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Danube Delta

Northern half of the Danube Delta
Satellite photo

The Danube Delta (3446 sq km), located in Dobrogea, Romania is the largest and best preserved of European deltas.


Every year, the alluviam brought in by the Danube increases the width of the Delta with around 40 meters, making it extremely dynamic. Near Tulcea, the Danube is divided in three river branches before it flows into the Sea: Chilia, Sulina and Sfântu Gheorghe (Saint George), but many other channels make split the Delta into areas with reed, marshes and forests, some of which are flooded during the spring and autumn.

About 44 km of the Danube Delta lies the Snake Island, a territory claimed by both Romania and Ukraine.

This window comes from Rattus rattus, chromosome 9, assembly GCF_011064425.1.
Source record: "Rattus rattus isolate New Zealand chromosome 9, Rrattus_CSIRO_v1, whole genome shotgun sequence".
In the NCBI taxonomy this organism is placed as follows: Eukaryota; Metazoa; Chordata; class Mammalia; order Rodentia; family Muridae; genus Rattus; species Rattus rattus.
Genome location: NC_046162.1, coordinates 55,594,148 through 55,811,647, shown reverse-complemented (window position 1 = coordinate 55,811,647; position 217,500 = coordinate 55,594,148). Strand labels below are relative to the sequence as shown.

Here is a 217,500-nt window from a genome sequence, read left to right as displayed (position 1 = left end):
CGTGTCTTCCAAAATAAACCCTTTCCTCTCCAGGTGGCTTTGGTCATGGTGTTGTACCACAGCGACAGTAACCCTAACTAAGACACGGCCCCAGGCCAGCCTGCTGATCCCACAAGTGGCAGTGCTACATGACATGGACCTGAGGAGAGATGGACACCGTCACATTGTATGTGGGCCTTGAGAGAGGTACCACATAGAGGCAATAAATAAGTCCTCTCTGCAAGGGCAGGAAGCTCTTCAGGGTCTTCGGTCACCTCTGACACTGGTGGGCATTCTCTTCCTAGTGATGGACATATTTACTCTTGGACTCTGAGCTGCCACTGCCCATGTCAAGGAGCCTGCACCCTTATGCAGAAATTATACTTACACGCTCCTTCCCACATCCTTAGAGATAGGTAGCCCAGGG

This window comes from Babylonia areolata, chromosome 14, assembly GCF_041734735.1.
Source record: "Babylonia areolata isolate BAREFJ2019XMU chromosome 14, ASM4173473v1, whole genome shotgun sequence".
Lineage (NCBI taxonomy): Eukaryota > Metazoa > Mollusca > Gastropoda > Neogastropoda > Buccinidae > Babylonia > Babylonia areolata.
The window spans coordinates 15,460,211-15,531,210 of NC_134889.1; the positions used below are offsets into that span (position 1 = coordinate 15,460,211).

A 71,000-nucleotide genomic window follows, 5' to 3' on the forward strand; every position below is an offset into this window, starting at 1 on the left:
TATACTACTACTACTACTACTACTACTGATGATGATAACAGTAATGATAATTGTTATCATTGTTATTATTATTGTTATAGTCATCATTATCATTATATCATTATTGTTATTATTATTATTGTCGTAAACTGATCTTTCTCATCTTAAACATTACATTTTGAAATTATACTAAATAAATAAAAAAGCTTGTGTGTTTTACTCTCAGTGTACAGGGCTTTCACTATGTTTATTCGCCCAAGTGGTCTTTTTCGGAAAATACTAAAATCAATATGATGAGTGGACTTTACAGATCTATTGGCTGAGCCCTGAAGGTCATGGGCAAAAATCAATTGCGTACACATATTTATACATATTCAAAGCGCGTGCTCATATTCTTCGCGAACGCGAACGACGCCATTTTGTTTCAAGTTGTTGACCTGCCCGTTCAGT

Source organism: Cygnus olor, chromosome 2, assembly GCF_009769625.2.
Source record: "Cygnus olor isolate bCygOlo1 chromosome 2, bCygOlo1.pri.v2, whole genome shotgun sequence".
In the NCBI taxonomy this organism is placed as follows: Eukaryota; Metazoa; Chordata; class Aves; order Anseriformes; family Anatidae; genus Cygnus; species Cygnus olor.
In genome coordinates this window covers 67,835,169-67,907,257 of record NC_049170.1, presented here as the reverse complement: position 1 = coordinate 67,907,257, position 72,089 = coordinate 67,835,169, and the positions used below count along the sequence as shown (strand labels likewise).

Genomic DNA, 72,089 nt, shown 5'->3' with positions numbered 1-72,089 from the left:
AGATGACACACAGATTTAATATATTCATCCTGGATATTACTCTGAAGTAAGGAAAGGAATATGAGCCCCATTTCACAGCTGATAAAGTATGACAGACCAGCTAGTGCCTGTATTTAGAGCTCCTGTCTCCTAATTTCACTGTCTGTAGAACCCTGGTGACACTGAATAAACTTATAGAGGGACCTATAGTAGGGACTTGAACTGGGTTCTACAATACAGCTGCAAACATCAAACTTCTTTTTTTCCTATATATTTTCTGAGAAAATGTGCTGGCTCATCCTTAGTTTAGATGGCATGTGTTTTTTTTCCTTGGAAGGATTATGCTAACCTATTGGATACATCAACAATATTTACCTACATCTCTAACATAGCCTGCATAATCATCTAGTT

Image from the Danube Delta


It hosts over 1,200 varieties of plants, 300 species of birds as well as 45 freshwater fish species in its numerous lakes and marshes. The Danube Delta has been entered onto the UNESCO list of World Heritage Sites and a reservation of the biosphere. Around 273,300 hectares of it are strictly protected areas.

This is the place where millions of birds from different places of Earth (European, Asian, African, Mediteraneean) come to lay their eggs.

Around 2,500 years ago, as Herodotus says that the Danube was divided in seven branches.


Around 15,000 people live in the Delta, most of them are living off fishing with their traditional wooden kayaks. It includes a community of Lippovans which are descendants of the Old Rite Followers who left Russia in 1772 to avoid religious persecutions.

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